The United States is headed into what promises to be among the most contentious and expensive campaign cycles in modern history — with foreign and domestic actors eager to make mischief — without the chief elections cop on the beat.
Sure, presidents are busy people, but in the interest of safeguarding democracy, President Trump needs to move a neglected item toward the top of his to-do list: put forward nominees to fill the vacancies at the Federal Election Commission — and push the Senate to confirm them.
Last week, the vice chairman of the FEC, Matthew Petersen, announced that he was stepping down as of Saturday. Along with two pre-existing vacancies, this will shrink what should be a six-member board to three members — one short of the quorum required to hold meetings and perform many basic functions.
The agency's chairwoman, Ellen Weintraub, offered assurances that her team "will still be able to shine a strong spotlight on the finances of the 2020 campaign." Staff members will continue to post campaigns' disclosure forms, accept complaints and fulfill other administrative duties.
But, without four commissioners, the agency's regulation and enforcement of campaign finance laws — already badly compromised — will largely grind to a halt. The board will no longer have the ability to open new investigations. It will not be able to rule on whether laws have been broken, much less what penalties to impose. It will not be able to adopt new safeguards, such as to improve the transparency of online political advertising. Somewhere in Russia, the trolls responsible for the social-media chicanery of 2016 are smiling.
The harsh truth is that the commission has been a model of dysfunction for over a decade. Among the problems: Squabbling between Republican and Democratic commissioners increasingly results in gridlock over enforcing laws; funding has long been stagnant; and poor staff morale has created a critical "brain drain." The Center for Public Integrity has described the agency as "rotting from the inside out."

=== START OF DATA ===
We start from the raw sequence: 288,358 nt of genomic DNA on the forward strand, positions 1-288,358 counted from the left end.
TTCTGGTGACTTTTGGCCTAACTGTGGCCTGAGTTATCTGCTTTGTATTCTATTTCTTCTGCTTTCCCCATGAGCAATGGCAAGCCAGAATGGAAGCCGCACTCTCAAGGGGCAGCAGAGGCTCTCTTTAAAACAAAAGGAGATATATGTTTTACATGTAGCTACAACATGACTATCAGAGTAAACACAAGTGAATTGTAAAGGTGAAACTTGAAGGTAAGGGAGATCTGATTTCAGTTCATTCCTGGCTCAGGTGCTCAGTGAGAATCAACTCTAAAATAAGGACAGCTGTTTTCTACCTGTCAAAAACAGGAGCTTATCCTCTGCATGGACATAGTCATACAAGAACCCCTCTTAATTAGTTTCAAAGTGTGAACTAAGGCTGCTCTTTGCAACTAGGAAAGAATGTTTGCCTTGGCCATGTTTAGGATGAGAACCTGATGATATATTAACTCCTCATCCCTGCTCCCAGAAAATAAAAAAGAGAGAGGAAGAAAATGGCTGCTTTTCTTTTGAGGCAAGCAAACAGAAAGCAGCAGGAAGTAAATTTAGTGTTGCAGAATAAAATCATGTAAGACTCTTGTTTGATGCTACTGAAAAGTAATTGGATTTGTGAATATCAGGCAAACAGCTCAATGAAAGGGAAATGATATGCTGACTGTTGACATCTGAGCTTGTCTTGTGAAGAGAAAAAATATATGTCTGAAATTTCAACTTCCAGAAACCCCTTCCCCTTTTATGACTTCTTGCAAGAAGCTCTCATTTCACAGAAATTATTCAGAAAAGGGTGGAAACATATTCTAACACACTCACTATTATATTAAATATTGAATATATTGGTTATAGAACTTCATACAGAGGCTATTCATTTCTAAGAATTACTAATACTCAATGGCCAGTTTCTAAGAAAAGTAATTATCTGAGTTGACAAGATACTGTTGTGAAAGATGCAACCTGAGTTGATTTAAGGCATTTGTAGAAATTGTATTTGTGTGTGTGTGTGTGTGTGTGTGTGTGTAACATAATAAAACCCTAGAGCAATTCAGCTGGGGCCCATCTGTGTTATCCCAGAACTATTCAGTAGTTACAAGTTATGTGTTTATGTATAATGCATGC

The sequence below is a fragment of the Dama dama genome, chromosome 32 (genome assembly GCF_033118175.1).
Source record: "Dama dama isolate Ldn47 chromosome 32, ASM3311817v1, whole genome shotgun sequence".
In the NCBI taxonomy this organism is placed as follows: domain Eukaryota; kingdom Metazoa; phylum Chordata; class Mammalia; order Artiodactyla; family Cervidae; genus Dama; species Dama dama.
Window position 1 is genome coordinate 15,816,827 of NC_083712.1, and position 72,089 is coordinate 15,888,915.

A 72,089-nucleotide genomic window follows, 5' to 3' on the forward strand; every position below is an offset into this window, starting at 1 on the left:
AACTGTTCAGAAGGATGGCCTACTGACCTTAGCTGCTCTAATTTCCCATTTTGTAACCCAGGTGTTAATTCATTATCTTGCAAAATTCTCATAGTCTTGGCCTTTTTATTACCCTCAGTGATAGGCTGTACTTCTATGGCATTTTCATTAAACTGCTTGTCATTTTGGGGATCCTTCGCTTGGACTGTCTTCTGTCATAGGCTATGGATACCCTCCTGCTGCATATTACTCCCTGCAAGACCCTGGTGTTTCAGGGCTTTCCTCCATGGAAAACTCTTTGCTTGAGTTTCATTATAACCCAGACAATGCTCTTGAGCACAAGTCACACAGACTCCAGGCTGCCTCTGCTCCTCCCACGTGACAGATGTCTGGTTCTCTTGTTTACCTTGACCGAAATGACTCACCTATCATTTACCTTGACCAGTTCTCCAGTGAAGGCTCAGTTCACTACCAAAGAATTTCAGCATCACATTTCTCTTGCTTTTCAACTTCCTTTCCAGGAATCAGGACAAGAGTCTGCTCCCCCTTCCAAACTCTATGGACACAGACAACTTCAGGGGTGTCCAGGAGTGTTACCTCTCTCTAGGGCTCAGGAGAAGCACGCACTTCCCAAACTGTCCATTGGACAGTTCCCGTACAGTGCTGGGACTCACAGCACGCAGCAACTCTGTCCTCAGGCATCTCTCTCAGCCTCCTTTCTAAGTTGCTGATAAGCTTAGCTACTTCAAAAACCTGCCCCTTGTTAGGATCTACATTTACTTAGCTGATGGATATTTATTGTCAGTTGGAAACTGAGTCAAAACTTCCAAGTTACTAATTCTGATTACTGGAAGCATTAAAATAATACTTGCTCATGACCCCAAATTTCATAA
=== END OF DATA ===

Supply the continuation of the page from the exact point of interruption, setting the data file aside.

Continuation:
That is an argument for reforming this vital agency, not letting it die.
Even in its denuded state, the F.E.C. could occasionally get the job done. This spring, it levied fines totaling $940,000 in a case involving a Chinese-owned corporation that had illegally funneled $1.3 million through an American subsidiary into a political action committee supporting Jeb Bush's 2016 presidential candidacy. The action not only held the involved parties accountable, it also sent a message that "there are rules, and they will be enforced," said Trevor Potter, a former commission chairman and the president of the Campaign Legal Center, the watchdog group that filed the complaint.
The president should never have let the situation reach this point. One Democratic seat has been vacant since April 2017, a Republican seat since February 2018. Mr. Trump has named only one nominee, Trey Trainor — a Republican whose nomination in September 2017 has been effectively ignored by the Senate majority leader, Mitch McConnell.
It's unsurprising that keeping the election panel well staffed is not among Mr. McConnell's priorities. His antipathy toward campaign-finance regulation is legendary. To kick-start this process, Mr. Trump will need to apply a bit of pressure — and he will need to work with Senate Democrats and submit more than one nomination.
Why? The way commissioners typically get confirmed is for the president, in consultation with congressional leaders, to refer nominees in pairs, one from each party. This reduces the incentive for either team to stonewall. Mr. Trump's sending up a lone name was considered posturing, and no one seriously expected Mr. McConnell to act. With the agency now facing paralysis, the White House must huddle with lawmakers to find nominees whom everyone can live with, and the confirmations need to be fast-tracked.
This has happened before. In 2008, the Federal Election Commission found itself without a quorum. With a presidential election approaching, lawmakers pushed past their differences and confirmed five new commissioners. Something similar needs to happen now.
The president could submit up to six nominations. On top of the vacancies, the terms of the three remaining commissioners have expired, though the members can stay on until their successors are confirmed. But at the very least the vacancies should be filled so that America's elections monitor can get back to work.
As Mr. Potter warned, "Non-action here is an invitation to more foreign interference in elections."
— The New York Times